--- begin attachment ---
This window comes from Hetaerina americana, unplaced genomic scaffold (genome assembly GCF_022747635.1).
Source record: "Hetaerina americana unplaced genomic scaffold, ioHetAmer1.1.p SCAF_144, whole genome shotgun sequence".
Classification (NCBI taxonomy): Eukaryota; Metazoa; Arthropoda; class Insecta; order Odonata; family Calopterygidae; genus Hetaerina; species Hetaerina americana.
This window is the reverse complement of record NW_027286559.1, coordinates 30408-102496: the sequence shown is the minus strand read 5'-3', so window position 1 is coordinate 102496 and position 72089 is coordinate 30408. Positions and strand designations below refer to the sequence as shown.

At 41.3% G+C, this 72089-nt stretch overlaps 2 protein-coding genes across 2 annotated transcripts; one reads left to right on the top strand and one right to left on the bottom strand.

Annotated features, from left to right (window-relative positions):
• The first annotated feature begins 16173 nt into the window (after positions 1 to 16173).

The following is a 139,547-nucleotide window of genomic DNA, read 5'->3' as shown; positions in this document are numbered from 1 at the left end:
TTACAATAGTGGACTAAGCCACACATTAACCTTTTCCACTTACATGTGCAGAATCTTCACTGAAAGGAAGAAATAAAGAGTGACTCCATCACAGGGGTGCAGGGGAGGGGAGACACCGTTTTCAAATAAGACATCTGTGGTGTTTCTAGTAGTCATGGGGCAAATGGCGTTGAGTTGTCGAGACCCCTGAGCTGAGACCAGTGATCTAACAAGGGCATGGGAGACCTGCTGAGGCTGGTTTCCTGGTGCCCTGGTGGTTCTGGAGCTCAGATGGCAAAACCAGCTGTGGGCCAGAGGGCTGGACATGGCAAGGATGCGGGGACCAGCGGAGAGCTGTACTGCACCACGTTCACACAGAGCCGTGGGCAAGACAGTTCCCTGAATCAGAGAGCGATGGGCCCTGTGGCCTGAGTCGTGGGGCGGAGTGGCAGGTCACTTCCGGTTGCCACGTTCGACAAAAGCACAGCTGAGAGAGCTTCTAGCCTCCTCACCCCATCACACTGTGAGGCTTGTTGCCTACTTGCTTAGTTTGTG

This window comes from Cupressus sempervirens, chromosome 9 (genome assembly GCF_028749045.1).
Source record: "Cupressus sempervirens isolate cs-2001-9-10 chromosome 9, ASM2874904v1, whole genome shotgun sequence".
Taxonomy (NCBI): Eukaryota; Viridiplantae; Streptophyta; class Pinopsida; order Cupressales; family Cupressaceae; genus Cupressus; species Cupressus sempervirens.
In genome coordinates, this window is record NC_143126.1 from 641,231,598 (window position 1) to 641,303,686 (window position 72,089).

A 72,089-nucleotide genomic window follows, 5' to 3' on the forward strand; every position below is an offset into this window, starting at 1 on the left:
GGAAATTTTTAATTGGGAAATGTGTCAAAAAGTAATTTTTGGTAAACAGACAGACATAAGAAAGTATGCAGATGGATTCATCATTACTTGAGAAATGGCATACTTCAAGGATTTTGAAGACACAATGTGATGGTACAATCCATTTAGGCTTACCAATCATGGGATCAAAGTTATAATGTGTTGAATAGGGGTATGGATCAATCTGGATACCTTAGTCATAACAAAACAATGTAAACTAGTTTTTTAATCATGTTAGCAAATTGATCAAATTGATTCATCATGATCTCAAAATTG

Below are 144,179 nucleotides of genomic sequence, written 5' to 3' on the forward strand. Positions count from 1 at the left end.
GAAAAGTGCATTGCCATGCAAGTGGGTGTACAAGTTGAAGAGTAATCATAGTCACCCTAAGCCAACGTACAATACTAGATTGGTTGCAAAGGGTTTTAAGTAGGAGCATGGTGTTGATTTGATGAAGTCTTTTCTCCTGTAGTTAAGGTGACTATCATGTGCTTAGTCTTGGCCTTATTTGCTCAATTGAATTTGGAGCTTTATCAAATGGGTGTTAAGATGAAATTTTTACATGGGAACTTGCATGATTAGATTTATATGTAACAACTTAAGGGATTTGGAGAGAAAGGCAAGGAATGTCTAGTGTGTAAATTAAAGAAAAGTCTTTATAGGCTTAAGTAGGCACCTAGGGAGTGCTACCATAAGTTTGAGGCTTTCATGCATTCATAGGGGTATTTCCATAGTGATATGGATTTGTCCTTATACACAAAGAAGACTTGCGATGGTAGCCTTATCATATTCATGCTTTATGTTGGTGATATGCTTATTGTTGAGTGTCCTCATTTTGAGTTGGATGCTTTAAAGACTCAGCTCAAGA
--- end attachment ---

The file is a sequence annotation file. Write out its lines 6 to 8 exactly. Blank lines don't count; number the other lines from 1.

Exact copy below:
Annotated features, from left to right (window-relative positions):
• The first annotated feature begins 16173 nt into the window (after positions 1 to 16173).

The following is a 139,547-nucleotide window of genomic DNA, read 5'->3' as shown; positions in this document are numbered from 1 at the left end: